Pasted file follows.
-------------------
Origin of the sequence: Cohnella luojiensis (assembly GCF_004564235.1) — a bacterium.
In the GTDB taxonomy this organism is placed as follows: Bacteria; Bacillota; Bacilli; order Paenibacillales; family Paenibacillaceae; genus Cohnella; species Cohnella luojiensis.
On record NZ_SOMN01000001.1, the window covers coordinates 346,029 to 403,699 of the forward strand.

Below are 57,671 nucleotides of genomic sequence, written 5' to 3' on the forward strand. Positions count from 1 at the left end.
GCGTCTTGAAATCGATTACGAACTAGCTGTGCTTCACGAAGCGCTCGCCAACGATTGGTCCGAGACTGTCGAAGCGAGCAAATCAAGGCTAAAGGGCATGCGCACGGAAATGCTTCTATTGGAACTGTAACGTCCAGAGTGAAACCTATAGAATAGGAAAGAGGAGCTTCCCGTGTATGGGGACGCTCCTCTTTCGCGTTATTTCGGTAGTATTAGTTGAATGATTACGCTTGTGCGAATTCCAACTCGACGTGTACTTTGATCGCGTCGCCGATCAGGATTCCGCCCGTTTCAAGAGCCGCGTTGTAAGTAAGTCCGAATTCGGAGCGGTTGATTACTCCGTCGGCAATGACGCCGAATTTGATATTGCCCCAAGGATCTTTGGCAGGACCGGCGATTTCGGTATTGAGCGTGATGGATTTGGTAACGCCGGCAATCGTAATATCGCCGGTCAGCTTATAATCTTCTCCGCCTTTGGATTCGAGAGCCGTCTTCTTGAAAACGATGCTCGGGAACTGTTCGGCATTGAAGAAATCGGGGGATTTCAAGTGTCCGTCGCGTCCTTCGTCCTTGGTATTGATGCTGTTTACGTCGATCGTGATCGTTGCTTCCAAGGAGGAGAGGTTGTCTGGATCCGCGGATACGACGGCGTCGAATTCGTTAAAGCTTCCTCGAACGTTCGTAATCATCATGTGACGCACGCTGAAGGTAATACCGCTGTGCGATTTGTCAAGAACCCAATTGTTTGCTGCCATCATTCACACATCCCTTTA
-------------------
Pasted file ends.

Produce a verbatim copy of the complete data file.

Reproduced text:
Origin of the sequence: Cohnella luojiensis (assembly GCF_004564235.1) — a bacterium.
In the GTDB taxonomy this organism is placed as follows: Bacteria; Bacillota; Bacilli; order Paenibacillales; family Paenibacillaceae; genus Cohnella; species Cohnella luojiensis.
On record NZ_SOMN01000001.1, the window covers coordinates 346,029 to 403,699 of the forward strand.

Below are 57,671 nucleotides of genomic sequence, written 5' to 3' on the forward strand. Positions count from 1 at the left end.
GCGTCTTGAAATCGATTACGAACTAGCTGTGCTTCACGAAGCGCTCGCCAACGATTGGTCCGAGACTGTCGAAGCGAGCAAATCAAGGCTAAAGGGCATGCGCACGGAAATGCTTCTATTGGAACTGTAACGTCCAGAGTGAAACCTATAGAATAGGAAAGAGGAGCTTCCCGTGTATGGGGACGCTCCTCTTTCGCGTTATTTCGGTAGTATTAGTTGAATGATTACGCTTGTGCGAATTCCAACTCGACGTGTACTTTGATCGCGTCGCCGATCAGGATTCCGCCCGTTTCAAGAGCCGCGTTGTAAGTAAGTCCGAATTCGGAGCGGTTGATTACTCCGTCGGCAATGACGCCGAATTTGATATTGCCCCAAGGATCTTTGGCAGGACCGGCGATTTCGGTATTGAGCGTGATGGATTTGGTAACGCCGGCAATCGTAATATCGCCGGTCAGCTTATAATCTTCTCCGCCTTTGGATTCGAGAGCCGTCTTCTTGAAAACGATGCTCGGGAACTGTTCGGCATTGAAGAAATCGGGGGATTTCAAGTGTCCGTCGCGTCCTTCGTCCTTGGTATTGATGCTGTTTACGTCGATCGTGATCGTTGCTTCCAAGGAGGAGAGGTTGTCTGGATCCGCGGATACGACGGCGTCGAATTCGTTAAAGCTTCCTCGAACGTTCGTAATCATCATGTGACGCACGCTGAAGGTAATACCGCTGTGCGATTTGTCAAGAACCCAATTGTTTGCTGCCATCATTCACACATCCCTTTA